We present a novel hybrid light emitting device design based on a standard InAlGaAs/GaAs high-power laser diode array chip as a pump source and a narrow-gap PbSe-layer as active optical material. Maximum cw output powers of more than 1.1 mW and slope efficiencies of 0.4 mW/A are obtained at 25 °C. The external power efficiency amounts to 3.5×10-2 %. The emission wavelength is 4.2 μm, with a half width of 770 nm (50 meV). Details about the optimization of the emitter material and device design are discussed as well.
Recent developments in infrared camera technology, testing methods and data processing algorithms have brought significant progress for high resolution spatial and temporal analysis of thermal radiation. Together with industry standard automation technology and specific infrared image data processing it became possible to non destructively inspect laser welded seams and other types of joints using heat flux analysis subsequent to active thermal excitation. High thermal diffusion coefficients of the usually metallic samples under test make the availability of high-speed infrared cameras as a key hardware component indispensable. Since high-speed infrared cameras with frame rates of at least 500 Hz have become available for commercial applications, non-destructive testing systems with a new class of performance were designed, manufactured, and implemented at industrial sites. Heat flux analysis as a new and robust method of non-destructive testing has been implemented for various types of equipment, ranging from off-line tools for laboratory use to automated robot based systems enabling fast and operator-free in-line inspection. Depending on environment, implementation surroundings, and geometry of objects to be inspected, different types of pulsed or continuous operating heat sources (e.g. flash light, laser, ...) are selected. Due to its outstanding industrial relevance some examples of non-destructive testing of laser welded seams in automobile manufacturing are shown.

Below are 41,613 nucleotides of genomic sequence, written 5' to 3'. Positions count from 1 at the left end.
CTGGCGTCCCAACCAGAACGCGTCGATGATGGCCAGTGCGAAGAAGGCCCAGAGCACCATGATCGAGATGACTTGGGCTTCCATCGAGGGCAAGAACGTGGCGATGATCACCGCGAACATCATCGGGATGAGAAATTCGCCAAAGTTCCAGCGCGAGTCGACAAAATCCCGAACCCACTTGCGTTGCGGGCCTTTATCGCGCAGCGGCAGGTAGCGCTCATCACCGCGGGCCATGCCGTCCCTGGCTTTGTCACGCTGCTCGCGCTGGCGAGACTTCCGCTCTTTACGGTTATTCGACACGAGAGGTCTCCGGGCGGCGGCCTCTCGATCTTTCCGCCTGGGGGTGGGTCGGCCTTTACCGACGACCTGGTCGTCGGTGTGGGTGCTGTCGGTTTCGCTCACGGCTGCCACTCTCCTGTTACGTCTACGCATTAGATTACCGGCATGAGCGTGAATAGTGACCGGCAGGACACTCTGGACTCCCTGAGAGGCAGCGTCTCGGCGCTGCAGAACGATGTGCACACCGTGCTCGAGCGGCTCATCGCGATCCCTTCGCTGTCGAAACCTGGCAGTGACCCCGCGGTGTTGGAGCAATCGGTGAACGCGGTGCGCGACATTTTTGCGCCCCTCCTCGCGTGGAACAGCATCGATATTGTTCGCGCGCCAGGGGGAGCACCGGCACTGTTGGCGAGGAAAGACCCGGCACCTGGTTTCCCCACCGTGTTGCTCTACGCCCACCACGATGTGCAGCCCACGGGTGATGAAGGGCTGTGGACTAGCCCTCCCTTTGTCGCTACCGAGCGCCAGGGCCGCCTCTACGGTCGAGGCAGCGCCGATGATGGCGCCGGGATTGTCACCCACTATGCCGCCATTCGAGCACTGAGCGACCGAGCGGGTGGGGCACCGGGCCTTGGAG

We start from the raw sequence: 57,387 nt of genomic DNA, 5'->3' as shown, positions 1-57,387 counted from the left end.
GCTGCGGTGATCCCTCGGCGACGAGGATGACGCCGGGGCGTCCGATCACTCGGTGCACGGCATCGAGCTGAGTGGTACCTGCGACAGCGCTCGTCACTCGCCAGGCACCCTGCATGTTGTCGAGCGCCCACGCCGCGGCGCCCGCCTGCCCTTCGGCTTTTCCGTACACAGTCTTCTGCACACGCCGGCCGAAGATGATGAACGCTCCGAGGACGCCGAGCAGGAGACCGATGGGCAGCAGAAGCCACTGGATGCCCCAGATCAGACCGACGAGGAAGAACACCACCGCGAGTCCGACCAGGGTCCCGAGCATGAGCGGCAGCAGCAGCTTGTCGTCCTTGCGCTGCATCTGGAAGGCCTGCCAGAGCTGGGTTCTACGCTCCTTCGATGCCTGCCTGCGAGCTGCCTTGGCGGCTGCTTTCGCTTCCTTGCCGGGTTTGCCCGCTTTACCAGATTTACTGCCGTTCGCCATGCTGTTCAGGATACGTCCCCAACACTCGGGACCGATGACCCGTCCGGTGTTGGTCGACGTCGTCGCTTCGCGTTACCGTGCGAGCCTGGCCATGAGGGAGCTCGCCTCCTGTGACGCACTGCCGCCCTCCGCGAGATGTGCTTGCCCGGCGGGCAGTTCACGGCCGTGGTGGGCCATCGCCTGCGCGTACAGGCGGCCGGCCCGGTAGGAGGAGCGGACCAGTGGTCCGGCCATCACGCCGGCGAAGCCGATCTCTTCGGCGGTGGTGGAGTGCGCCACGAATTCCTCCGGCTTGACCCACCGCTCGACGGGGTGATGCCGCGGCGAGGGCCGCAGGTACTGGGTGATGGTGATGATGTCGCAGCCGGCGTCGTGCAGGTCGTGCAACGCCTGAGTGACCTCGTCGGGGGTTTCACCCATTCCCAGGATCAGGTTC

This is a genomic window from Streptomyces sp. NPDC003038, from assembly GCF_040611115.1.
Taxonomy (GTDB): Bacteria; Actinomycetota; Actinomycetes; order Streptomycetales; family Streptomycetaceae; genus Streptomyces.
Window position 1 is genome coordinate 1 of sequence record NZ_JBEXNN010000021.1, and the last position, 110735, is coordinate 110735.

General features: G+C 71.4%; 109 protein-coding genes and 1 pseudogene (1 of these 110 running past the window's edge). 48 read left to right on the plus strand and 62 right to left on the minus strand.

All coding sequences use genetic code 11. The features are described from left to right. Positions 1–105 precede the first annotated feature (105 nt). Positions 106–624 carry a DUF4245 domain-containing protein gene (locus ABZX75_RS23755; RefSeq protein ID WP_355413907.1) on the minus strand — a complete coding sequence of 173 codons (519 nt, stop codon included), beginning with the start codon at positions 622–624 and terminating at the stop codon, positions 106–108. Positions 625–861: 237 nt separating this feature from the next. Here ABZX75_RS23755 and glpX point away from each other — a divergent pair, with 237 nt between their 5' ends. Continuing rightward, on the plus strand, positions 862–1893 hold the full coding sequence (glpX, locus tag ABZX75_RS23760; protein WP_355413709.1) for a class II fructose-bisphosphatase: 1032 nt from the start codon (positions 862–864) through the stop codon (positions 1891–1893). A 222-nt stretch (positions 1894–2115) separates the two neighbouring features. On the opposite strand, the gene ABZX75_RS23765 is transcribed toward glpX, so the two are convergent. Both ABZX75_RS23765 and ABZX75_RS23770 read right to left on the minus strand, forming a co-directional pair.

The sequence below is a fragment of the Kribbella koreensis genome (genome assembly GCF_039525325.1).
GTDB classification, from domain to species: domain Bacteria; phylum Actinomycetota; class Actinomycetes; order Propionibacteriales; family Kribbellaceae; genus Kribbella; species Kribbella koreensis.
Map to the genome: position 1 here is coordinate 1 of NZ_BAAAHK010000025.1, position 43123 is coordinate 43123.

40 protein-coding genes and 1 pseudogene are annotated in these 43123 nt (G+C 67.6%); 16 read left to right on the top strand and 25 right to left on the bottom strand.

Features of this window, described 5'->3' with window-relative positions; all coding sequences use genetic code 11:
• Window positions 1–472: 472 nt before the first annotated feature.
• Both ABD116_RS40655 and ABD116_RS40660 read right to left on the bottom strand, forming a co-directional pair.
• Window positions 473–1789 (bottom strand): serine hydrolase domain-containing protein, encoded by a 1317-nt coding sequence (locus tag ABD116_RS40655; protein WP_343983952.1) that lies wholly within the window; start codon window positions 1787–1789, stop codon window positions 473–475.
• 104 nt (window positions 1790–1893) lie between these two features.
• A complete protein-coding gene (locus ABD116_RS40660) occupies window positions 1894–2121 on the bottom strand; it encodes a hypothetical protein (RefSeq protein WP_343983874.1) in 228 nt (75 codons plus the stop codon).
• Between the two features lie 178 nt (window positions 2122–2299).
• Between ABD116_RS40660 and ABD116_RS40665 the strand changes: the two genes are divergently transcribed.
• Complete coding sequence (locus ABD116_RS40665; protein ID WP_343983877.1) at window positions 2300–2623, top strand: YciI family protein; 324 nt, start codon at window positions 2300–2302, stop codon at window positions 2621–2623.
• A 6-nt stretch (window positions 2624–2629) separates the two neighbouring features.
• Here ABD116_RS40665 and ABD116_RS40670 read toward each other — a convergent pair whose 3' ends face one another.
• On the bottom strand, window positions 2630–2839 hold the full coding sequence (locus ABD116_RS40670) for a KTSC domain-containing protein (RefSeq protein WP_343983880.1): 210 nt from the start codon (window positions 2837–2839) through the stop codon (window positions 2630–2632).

For evaluation of the possibilities and potentials of multispectral infrared imaging a filter wheel camera system was developed. The camera is designed for high speed operation permitting acquisition of subsequent MWIR spectral images in short time. Potential applications of a multispectral camera are temperature measurement, gas and fire visualisation. Some experiments were performed to validate the applicability of the camera system.
An optically pumped emitter for the mid-infrared region around 4 µm based on narrow gap semiconductors is demonstrated. The pumping takes place in the near-infrared around 1 μm and the radiation is converted by the narrow ap semiconductor into the MIR region as spontaneous emission. IV-VI lead chalcogenide-based compounds, especially PbSe and III-V InAsSb-based quantum well systems are applied for frequency conversion. These materials are grown by MBE and characterized mainly by photo luminescence spectroscopy. For a high radiation efficiency the outcoupling of the light is enhanced by surface structuring. Useful structures generating high photoluminescence intensity are characterized by IR imaging with an IR camera system being sensitive in the spectral region of interest.
A video image circulating in a loop with a local nonlinearity and a convolution operator can be considered as a high dimensional nonlinear dynamical system, or as a specific neural net. The evolving image displays spatiotemporal deterministic chaos, oscillations, and stable patterns. The specific behavior of the system is strongly determined by the coupling of pixels, i.e., by the synaptic pattern and by the nonlinearity. The system can be trained to display a certain given image as a fixed point. Thus, it is able to associatively restore perturbed input images, independently of a spatial shift.